Little do they know that the school has had a major overhaul over the last year. With sparkling new classrooms and hi-tech gear to keep the children occupied (and monitored), Mr Dank, the Head Teacher, expects a high standard of behaviour from the newbies. Unfortunately for him, he doesn’t know what’s coming his way as the notorious Arden White crew start their new year causing chaos down the clean halls and run riot over brittle-backed teachers.
Join the young ruffians as they encounter Ms Crow again in a comical calamity that leaves the teachers huffing and the children puffing to get out of her way!
Working as a junior school librarian has given me the opportunity to see first-hand, how my books affect their readers. Young readers don’t get an opportunity to write book reviews for titles they’ve enjoyed unless it is in-house, that is, in their classroom or school library. I like to encourage my students to share their views with each other by offering up a suggestion box in our library which is filled with book titles chosen by my young readers. I’m happy to add Spoilt Miranda and Cecil the Bully have made the cut!
When discussing books, I get a lot of feedback from my younger readers that Spoilt Miranda is strange and takes the younger reviewer on a confusing journey of dreams before she resolves her situation. My older customers get it though and enjoy the ride. Sometimes scary, sometimes thrilling, the idea of Spoilt Miranda is controversial and encourages discussion on how her silly behaviour could have been dealt with in a better manner. I like this because it makes the reader think further than just the story.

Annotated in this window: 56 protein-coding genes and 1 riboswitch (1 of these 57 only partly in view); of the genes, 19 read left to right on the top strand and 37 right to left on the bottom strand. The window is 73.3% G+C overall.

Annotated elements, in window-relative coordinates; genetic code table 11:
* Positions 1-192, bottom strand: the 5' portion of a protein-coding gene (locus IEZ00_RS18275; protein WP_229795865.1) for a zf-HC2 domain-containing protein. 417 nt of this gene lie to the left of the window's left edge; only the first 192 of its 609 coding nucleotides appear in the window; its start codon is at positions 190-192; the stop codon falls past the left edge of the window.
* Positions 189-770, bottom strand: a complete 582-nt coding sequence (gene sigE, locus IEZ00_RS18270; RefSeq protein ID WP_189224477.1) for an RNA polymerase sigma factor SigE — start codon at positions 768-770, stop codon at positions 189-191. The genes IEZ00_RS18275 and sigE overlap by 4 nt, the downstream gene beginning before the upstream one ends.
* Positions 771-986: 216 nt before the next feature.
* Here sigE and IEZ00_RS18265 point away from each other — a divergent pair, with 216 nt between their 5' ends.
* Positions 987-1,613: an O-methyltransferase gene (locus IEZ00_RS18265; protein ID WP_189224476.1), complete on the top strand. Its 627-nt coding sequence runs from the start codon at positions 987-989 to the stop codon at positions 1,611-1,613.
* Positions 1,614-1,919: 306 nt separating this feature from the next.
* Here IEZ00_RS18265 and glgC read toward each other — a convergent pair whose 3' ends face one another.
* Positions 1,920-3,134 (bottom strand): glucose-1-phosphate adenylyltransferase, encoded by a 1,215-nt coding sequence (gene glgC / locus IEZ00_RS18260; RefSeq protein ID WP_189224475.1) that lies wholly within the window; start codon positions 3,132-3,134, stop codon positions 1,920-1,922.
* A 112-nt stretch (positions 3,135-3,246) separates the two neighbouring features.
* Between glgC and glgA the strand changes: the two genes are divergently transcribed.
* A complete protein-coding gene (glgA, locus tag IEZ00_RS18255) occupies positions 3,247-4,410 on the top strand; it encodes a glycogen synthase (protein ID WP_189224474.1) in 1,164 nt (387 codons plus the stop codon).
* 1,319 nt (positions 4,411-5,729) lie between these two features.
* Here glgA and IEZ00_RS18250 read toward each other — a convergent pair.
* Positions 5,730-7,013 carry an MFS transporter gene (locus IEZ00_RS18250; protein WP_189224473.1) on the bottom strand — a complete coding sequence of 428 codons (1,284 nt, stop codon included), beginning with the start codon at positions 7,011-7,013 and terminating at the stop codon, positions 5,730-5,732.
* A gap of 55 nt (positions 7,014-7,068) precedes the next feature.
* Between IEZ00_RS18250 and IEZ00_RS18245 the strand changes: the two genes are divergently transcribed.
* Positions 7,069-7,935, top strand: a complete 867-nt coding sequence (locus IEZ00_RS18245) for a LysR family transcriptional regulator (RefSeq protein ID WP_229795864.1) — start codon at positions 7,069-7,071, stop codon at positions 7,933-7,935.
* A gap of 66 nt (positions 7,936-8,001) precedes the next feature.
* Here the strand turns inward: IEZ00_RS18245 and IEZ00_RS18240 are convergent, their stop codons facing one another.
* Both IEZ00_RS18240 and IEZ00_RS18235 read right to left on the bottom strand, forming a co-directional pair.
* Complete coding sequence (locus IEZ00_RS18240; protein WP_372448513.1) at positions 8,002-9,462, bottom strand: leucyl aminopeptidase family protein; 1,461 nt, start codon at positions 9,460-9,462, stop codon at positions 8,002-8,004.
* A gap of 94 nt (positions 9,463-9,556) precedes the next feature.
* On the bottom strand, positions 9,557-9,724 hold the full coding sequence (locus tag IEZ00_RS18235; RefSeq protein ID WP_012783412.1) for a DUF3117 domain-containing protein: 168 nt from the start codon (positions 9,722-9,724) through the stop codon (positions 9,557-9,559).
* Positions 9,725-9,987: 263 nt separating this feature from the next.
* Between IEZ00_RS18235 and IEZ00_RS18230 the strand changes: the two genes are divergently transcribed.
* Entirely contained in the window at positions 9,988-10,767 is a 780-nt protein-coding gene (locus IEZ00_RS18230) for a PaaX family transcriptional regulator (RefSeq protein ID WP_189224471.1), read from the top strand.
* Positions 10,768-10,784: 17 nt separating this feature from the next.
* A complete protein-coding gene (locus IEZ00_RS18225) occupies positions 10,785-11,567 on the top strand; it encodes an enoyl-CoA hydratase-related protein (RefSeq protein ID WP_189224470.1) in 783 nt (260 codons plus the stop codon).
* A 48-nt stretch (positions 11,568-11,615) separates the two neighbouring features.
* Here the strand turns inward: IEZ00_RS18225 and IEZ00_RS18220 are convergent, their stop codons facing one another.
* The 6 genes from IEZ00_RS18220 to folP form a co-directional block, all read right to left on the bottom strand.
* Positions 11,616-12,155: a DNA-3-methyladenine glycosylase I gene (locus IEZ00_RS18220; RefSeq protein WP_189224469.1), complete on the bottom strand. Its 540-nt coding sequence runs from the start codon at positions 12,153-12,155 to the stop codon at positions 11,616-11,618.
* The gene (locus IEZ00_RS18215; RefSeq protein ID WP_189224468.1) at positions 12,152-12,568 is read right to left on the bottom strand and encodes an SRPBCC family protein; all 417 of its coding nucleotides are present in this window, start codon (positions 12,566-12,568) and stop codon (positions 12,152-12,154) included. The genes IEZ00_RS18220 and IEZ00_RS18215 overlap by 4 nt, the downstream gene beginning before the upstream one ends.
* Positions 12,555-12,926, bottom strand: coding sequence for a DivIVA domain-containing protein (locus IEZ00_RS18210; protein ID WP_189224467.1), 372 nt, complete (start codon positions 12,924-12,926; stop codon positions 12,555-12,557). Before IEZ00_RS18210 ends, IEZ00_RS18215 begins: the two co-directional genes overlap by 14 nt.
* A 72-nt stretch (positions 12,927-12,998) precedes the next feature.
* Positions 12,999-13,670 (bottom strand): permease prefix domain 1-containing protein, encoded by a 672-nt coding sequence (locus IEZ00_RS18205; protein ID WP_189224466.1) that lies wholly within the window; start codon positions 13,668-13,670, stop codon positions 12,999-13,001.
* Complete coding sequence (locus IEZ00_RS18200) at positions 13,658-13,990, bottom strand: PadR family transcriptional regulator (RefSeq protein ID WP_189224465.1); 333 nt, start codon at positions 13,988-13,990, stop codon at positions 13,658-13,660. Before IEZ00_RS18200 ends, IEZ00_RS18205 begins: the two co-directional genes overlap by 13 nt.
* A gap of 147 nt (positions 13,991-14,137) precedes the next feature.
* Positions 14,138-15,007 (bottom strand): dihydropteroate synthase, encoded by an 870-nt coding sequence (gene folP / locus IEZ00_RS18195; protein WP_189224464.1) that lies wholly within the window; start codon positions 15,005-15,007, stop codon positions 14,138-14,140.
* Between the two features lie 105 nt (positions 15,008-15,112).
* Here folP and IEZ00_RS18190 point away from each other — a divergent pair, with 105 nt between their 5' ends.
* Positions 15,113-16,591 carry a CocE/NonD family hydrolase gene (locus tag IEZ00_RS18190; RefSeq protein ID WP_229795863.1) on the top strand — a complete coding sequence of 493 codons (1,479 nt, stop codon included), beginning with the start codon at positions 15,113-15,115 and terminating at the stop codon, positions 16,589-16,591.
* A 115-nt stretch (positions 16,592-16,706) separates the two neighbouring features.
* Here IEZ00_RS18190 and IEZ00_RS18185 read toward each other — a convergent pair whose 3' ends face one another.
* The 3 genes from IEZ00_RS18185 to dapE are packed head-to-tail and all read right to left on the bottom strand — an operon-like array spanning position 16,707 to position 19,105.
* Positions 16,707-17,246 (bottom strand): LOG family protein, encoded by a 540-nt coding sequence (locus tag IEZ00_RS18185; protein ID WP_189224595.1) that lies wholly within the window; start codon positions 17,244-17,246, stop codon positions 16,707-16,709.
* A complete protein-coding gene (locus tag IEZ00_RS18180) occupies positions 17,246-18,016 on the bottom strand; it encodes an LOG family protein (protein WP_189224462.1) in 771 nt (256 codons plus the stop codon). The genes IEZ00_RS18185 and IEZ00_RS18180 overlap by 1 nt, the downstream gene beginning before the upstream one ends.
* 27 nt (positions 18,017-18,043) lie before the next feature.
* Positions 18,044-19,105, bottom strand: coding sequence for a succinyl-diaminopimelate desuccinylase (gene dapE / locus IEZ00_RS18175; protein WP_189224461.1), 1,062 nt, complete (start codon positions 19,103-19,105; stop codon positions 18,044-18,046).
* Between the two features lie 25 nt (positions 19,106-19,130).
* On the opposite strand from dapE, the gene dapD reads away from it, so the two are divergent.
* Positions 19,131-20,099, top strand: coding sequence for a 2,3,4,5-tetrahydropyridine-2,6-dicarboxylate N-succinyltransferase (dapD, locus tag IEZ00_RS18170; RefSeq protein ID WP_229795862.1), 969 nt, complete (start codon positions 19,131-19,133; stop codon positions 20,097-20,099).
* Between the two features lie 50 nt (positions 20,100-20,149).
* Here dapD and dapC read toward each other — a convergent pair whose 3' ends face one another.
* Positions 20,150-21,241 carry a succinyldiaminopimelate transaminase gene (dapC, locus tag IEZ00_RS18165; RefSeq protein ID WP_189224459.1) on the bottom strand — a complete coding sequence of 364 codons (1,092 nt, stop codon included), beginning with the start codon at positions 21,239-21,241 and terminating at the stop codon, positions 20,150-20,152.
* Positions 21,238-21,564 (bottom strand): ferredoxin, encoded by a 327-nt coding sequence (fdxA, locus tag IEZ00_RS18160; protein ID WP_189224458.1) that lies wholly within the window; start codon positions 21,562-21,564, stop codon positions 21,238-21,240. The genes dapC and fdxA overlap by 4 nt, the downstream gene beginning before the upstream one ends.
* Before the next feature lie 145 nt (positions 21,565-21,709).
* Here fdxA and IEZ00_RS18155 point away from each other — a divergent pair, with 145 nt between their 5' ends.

Cecil, on the other hand, encourages my readers of any age to think of what steps they would take to sort out a bully. From standing up to him or joining his ranks, there are always amusing points of view. The slapstick comedy goes down a treat and adds to the entertainment factor of the book, according to the young reviewers. This is something to consider when I write the next sequel to the Arden White Primary School students.
Give or take the marmite reflections on my books by the young students at my school, I’m pleased to share the news that they are mostly enjoyed and well read. It gives me great pleasure to see this and I do hope more children are enjoying my books around the world.
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Thanks for reading and good luck!